Jimmy Patsos, as the saying goes, definitely won the press conference at his introduction as the new Siena men's basketball coach.

But, the loquacious Patsos loves a stage and, now, he has the biggest one in the MAAC if not one of the  larger ones at any mid-major level program.

And, Patsos actually won over program followers twice Wednesday, the first at a "formal" press conference in the school's Alumni Recreation Center lobby that not only included a couple dozen local media members but well over 100 Siena fans, and the second at a "pep rally" on the school's ARC court.

The pep rally came complete with cheerleaders, the school's pep band and at least 250, or so, interested students and non-student fans.

Patsos' message was pretty much the same at both events: Everything about his new job ... the school, the environment, the fan support, the support for the program, the area opportunities, the restaurants, etc. ... is great. He said people might thank him for taking the Siena job, but it's he who should be thankful, and grateful for being chosen for the job he has "envied" for the nine previous seasons he coached at league rival Loyola.

It was as grand and as large a reception for a new coach that, surely, any MAAC program has ever seen. There certainly never has been a larger red carpet rolled out for any previous Siena coach.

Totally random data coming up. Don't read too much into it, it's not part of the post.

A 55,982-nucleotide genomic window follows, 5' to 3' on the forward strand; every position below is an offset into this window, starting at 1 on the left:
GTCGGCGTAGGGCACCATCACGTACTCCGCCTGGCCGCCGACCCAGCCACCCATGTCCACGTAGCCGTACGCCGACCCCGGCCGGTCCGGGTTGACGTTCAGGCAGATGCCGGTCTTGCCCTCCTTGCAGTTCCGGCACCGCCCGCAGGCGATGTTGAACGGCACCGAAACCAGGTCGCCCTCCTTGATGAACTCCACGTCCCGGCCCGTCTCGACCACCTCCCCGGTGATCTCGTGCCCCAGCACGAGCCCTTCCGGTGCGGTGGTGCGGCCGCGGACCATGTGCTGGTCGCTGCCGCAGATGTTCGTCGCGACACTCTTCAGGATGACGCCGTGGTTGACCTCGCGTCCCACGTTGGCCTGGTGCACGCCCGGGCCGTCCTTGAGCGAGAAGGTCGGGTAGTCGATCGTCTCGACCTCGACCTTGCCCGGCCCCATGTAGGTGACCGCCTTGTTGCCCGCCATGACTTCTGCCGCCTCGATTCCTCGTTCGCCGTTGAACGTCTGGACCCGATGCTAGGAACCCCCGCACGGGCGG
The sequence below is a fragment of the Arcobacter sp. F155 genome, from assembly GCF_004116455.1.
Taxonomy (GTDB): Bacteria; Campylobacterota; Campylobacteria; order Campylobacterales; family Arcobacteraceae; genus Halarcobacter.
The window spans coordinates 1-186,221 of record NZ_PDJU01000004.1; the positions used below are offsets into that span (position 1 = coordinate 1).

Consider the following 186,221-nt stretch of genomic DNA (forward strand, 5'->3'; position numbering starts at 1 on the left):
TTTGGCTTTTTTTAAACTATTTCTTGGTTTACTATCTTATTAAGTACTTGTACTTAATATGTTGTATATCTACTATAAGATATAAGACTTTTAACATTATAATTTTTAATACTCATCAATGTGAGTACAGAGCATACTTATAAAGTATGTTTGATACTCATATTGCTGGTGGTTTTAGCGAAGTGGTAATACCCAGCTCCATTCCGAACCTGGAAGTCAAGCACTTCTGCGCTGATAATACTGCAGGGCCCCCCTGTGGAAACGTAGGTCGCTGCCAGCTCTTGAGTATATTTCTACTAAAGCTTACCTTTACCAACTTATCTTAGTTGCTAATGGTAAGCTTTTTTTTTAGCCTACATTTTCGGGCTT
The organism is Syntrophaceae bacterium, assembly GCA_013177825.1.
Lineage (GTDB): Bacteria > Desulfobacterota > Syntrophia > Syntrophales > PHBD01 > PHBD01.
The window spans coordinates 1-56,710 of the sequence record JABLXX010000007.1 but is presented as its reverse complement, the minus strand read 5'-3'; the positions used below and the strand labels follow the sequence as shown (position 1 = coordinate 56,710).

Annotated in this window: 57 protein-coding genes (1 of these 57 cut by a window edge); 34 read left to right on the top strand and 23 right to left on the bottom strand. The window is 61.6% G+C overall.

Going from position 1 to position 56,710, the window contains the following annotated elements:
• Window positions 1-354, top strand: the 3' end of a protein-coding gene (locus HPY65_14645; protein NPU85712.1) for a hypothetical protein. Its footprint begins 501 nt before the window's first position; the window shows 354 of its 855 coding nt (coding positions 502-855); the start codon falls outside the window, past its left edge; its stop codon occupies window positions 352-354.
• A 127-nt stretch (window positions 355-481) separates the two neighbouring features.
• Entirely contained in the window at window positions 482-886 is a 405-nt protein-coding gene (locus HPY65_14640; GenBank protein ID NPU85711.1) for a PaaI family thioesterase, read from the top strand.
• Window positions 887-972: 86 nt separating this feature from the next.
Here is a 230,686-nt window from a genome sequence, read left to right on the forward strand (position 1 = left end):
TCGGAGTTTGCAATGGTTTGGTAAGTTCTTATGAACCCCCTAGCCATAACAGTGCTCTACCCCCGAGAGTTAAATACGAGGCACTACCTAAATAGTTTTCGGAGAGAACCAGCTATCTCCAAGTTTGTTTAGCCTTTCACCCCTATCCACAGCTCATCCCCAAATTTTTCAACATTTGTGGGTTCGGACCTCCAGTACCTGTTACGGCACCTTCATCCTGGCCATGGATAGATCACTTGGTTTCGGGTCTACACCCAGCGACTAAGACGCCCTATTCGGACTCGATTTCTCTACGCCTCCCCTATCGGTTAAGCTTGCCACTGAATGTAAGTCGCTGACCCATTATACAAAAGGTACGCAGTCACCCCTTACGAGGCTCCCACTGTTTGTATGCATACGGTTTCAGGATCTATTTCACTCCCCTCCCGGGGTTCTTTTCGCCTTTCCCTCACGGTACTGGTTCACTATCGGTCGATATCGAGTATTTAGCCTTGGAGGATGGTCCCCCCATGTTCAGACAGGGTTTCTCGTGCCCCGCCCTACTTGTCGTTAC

But, Patsos is a larger-than-life presence, and those around the double events Wednesday got a first-hand experience with that.

As did the members of his new team, earlier in the day.

"We talked, but not a lot of it had to do with basketball," said Patsos, in his getting-to-know-you session with returning Saints.

He told them, like he mentioned often throughout the day, that his teams run and press, that he likes the "first one to 80" philosophy of basketball.

He talked a lot about how he operates away from the court, too. He talked about scheduling a game in Washington, D.C. ... "I can't wait to get my players down there and give them the tour of the monuments."

Patsos enjoys getting his teams out of hotels on the road, using trips for both bonding and for educational purposes. He takes players to cultural and historical sites, to landmarks, to movies ... anything to enrich his players on life that doesn't directly involve basketball.

"John Wooden taught me that," said Patsos. "He said there's a lot more to the day than just two hours of basketball, that your players are students first who just happen to be talented players, too."

Wooden wasn't the only name dropped by Patsos.

On this day, in no particular order, he referenced Red Auerbach, Jack Bruen, Doc Rivers, Brian Cashman, Rick Dempsey, John Calipari, Eva Perone, Angela Merkel (German's Chancellor), Dan Paulsen, Fran McCaffery, Paul Hewitt, Kevin Plank (who invented Under Armor wear) and, of course, his mentor and former Maryland coach Gary Williams.

"I know a lot of people," he joked. "I was single for 20 years (during his coaching career), so I had a lot of free time. I'm married now ... I don't have any more free time."